"She's a great combination too, because she's so sexy and gorgeous," his writing partner and longtime friend Nazemian added, "so it fed the whole conundrum of the movie with her as a gorgeous, beautiful, attractive girl — but still a girl. ... Not many people can do it."

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As the mysteries and twists of "The Quiet" unfold, the film explains that while we may all remember despising the most popular, most beautiful girl in high school, few of us consider that the same qualities that made her so "perfect"' might be simultaneously condemning her to a life as a fractured object. "She has this tough exterior and this thick skin, and you think she's the popular, pretty one at school and she's got no problems," Cuthbert said, insisting that sexual abuse is rarely visible to the outside world. "It was really cool to take on the challenge, to go, 'OK, how can I make the two worlds blend?' "

The performance is all the more impressive when you realize that the majority of Cuthbert's lines are opposite a heartbreakingly unresponsive, silent Camilla Belle — which necessitated that Cuthbert carry both sides of the scene. "[Belle is] not doing a whole lot in the movie, as far as dialogue goes — it was difficult, because we had to find the right timing and the beats," Cuthbert remembered. "It's interesting when you don't have that banter back and forth, because sometimes you react just purely off what the other person is saying, or how they're saying it. It was important to really find my own moments."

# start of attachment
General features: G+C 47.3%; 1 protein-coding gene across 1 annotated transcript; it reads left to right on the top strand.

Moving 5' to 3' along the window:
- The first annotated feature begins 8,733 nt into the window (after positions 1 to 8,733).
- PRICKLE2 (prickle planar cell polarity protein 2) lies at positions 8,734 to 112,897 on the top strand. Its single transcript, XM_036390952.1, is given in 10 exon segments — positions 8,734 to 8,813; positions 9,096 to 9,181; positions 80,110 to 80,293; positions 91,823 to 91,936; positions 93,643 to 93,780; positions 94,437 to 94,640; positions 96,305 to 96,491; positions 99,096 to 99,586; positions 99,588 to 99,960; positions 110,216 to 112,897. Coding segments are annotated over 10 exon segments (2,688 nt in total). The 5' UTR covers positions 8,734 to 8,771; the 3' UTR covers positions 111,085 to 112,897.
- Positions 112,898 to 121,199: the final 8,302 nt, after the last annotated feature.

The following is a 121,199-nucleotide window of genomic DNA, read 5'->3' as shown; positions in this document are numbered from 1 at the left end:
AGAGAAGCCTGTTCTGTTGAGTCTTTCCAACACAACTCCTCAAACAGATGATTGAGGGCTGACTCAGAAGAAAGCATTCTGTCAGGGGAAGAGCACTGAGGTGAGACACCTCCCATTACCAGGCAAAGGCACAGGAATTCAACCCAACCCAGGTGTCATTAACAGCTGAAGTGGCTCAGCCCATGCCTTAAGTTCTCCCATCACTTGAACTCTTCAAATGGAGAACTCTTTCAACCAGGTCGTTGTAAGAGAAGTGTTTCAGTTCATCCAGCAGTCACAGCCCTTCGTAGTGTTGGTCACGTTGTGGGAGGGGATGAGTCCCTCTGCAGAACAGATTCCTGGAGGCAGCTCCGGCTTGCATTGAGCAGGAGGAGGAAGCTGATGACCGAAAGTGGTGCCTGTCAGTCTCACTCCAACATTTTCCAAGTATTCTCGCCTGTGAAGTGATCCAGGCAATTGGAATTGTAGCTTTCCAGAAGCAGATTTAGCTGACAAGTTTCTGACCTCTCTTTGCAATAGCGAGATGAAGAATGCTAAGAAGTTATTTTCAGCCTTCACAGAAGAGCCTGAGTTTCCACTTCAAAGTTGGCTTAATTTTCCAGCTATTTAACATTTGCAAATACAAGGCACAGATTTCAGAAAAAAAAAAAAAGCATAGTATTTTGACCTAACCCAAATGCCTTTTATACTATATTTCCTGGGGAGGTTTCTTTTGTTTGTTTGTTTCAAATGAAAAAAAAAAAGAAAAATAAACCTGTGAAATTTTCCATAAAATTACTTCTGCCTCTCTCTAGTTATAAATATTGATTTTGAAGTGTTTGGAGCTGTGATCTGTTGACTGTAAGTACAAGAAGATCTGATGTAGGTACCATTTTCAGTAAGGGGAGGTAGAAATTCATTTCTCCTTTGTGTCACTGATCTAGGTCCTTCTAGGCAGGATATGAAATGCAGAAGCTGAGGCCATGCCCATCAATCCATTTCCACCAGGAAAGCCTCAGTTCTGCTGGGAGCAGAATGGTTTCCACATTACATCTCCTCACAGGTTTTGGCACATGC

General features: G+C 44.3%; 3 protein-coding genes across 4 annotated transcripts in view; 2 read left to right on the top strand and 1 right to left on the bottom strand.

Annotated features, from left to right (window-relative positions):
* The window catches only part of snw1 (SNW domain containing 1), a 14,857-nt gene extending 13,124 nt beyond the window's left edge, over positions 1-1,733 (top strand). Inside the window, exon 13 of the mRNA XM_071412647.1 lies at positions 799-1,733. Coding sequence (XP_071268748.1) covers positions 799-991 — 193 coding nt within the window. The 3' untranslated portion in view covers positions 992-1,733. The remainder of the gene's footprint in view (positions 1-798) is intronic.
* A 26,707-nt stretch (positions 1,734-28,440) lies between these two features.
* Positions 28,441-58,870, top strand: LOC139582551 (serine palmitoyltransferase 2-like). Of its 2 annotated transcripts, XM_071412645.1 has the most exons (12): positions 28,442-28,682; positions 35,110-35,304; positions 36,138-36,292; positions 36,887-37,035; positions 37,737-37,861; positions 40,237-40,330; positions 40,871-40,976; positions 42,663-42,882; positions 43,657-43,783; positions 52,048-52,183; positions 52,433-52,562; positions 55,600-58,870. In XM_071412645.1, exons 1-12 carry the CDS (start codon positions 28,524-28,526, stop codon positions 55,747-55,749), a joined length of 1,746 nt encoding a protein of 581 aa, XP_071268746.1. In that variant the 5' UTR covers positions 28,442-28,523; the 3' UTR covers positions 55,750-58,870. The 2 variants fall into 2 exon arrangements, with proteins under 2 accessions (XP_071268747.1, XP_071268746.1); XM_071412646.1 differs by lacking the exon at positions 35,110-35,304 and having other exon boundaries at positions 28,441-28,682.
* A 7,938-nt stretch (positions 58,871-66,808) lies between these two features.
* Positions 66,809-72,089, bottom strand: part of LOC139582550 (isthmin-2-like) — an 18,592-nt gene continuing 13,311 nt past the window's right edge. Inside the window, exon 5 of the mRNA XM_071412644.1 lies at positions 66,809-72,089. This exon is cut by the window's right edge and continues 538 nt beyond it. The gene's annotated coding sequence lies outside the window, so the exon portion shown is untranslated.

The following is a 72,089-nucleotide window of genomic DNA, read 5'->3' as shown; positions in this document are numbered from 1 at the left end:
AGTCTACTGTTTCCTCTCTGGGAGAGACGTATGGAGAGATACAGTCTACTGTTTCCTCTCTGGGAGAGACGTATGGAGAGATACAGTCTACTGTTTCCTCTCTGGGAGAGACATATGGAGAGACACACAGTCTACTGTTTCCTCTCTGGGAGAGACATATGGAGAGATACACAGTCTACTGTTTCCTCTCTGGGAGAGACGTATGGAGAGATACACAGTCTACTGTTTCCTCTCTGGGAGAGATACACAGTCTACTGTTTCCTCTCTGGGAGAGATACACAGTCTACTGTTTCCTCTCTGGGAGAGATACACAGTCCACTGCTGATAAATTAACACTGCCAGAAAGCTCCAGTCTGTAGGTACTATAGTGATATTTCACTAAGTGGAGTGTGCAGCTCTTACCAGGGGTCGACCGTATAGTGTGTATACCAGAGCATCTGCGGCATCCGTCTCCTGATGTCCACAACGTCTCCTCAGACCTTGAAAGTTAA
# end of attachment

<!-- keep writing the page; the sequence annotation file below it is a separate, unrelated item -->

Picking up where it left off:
Fining those moments became even more important as Cuthbert realized that Dot is hardly the only character who is emotionally absent in this dark, evocative film that casts isolation as a main character. "My mother in the film has sort of checked out and is on drugs and not there," Cuthbert observed. "Dot is really not there, and [my character] feels like she has to pretend to be somebody she's not in front of her friend Michelle [Katy Mixon], so I really couldn't play off anyone."

Still, Cuthbert found herself bonding easily with 19-year-old Belle, a talented young actress who in real life is still very much a teenager, and whose skills as a classical pianist provide the moody soundtrack for the film. "It wasn't tough every day; it was actually a lot of fun," Cuthbert said. "We got to play with the adolescence of going to high school ... and there's a lot of funny moments in the film," she added, referring to the early "Mean Girls"-like vibe of the school scenes. "But the heavier stuff was dealing with my character and what's going on in her life, with her father.

"She's being sexually abused, and playing those scenes ... towards the end of the film, was extremely difficult for me," she said, her words forceful, intelligent and sympathetic. "Going there was a tough thing to do."

Yes, it's true: Elisha Cuthbert does not take her clothes off in "The Quiet" — emotionally, however, she's never been more naked.

Check out everything we've got on "The Quiet."